When I first wrote about MacAppADay, I wondered what the catch was. It didn’t take long to figure it out, however I still think it’s a brilliant idea.
So what’s the catch? Temporary licenses. The applications are free and you are free to use them, with all features, as long as you don’t upgrade. Some apps say you get free upgrades until the next major update. IE: 2.0-2.x but not 3.0. But then again, that’s pretty much normal. Others say you don’t get any updates. IE: “Please note that this license file is valid for version 2.0 of Overflow only. Version 2.1 will be a paid upgrade, should you choose to upgrade (you will not be forced to!).”
You didn’t really think it’s be completely free did you?
It’s actually a great deal. Demo versions always suck. There always seems to be something that limits you from really understanding if you like the application. With the temporary licenses, you get to try out the software and really figure out if it’s for your not. The idea is that you’ll like it so much, you’ll upgrade when the time comes, becoming a full fledged, paid customer.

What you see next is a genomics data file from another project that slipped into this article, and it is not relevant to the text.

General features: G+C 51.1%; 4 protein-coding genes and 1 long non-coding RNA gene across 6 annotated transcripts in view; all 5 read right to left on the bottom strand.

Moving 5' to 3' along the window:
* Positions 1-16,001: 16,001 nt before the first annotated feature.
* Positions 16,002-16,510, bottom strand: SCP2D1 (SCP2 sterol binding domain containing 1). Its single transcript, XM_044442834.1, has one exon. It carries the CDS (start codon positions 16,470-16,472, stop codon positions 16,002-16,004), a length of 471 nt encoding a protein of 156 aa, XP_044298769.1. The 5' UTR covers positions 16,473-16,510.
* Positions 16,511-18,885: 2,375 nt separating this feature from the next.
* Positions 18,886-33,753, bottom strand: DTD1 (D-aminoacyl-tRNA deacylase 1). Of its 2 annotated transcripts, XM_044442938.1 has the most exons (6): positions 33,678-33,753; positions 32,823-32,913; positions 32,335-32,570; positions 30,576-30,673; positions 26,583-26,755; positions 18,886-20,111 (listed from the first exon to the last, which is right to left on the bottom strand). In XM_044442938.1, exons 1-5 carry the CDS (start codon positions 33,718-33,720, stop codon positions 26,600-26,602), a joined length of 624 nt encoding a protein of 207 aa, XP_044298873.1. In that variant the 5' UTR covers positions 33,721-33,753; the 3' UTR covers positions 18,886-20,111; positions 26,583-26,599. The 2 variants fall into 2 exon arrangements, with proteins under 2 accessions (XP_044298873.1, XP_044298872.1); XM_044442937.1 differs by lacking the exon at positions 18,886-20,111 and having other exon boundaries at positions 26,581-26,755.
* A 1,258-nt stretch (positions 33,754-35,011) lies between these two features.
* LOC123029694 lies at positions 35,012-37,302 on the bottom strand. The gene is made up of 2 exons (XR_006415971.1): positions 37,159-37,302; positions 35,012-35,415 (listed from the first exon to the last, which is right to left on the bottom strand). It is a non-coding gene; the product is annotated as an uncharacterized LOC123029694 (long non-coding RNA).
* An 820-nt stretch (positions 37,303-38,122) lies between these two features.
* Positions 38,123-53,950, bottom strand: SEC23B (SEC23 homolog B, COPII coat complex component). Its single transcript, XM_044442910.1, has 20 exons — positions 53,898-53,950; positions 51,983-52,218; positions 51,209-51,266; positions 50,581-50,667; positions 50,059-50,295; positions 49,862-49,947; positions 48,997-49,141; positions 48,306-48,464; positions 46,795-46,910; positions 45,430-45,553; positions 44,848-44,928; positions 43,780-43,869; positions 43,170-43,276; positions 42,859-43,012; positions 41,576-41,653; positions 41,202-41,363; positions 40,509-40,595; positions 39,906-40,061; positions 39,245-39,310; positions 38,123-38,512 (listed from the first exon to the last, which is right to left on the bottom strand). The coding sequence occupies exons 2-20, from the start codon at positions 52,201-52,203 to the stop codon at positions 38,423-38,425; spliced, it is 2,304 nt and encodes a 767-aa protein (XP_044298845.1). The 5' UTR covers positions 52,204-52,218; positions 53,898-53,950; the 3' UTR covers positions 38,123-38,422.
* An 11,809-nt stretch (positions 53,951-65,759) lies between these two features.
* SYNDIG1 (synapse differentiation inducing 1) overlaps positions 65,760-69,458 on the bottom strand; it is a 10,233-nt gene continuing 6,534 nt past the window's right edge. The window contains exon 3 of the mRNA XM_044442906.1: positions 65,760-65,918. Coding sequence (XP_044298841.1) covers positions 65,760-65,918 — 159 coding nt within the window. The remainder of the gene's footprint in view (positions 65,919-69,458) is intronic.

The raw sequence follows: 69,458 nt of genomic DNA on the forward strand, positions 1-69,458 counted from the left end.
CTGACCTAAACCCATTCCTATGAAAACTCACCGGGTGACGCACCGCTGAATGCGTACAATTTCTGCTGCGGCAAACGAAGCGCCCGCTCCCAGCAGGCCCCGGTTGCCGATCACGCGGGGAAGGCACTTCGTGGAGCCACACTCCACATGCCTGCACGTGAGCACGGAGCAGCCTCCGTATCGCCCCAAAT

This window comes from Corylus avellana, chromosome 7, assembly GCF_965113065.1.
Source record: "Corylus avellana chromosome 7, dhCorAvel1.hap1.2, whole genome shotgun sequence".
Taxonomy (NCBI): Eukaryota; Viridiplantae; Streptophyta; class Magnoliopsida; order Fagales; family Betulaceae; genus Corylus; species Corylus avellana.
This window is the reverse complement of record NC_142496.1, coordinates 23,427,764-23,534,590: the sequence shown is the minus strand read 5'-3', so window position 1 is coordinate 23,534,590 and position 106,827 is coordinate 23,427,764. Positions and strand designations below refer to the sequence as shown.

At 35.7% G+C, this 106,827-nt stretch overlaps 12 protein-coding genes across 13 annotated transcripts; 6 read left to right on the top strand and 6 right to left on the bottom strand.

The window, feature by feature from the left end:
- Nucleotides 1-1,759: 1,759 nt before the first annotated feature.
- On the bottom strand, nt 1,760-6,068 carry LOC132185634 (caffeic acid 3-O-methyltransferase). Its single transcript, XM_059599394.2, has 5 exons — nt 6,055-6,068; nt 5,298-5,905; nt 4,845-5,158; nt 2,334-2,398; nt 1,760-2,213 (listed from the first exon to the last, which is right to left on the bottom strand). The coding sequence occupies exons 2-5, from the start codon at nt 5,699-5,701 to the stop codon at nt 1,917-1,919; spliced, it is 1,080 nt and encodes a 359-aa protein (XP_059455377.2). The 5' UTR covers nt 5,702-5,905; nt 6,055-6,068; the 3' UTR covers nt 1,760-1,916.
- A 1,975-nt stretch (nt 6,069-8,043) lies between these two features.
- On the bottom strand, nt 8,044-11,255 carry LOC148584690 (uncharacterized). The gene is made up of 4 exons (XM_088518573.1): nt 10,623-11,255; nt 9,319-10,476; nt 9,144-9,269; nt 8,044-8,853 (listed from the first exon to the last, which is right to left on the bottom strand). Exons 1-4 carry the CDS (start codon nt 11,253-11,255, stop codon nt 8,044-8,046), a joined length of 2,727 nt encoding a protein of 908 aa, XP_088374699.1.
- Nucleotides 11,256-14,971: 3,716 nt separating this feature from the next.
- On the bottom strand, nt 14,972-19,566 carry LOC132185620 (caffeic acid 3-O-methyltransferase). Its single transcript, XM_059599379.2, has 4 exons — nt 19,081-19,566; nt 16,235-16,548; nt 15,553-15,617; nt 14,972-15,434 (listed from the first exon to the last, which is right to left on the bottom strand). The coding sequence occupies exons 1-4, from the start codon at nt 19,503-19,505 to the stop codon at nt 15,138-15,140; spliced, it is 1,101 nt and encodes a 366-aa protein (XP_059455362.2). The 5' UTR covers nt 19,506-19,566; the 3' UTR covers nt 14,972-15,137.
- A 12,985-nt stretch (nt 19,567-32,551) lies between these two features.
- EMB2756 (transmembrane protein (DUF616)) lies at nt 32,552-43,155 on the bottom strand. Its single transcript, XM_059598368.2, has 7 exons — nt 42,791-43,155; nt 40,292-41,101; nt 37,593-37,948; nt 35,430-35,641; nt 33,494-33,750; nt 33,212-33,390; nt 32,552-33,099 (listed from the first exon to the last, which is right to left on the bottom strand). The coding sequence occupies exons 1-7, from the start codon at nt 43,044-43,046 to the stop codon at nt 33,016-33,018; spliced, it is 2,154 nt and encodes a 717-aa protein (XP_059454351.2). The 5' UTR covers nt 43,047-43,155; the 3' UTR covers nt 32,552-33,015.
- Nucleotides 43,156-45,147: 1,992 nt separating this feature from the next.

Of course, if you choose to not upgrade, you can continue using the application for free, forever. If you think about it, you don’t really don’t need to upgrade each and every time. It’s not like the application is just going to stop working. You may be happy with the free version forever, who knows.
I’d also like to take this time to say thanks to those developers that have given out their applications. I’m enjoying DEVONnote and Overflow daily. Xslimmer is handy. YummyFTP rocks. Even though I already bought it I can now put it on a second machine. TuneX is cool, but a friend has been having major issues so I haven’t used it much. Crashes lot I guess, but then again, maybe it’s his configuration.
I’m excited every morning to go and see what’s new. I’ll be sad when December is over and my free shareware apps will go away. I guess it’ll be back to MacZot for that morning thrill or MacUpdate in search of good freeware.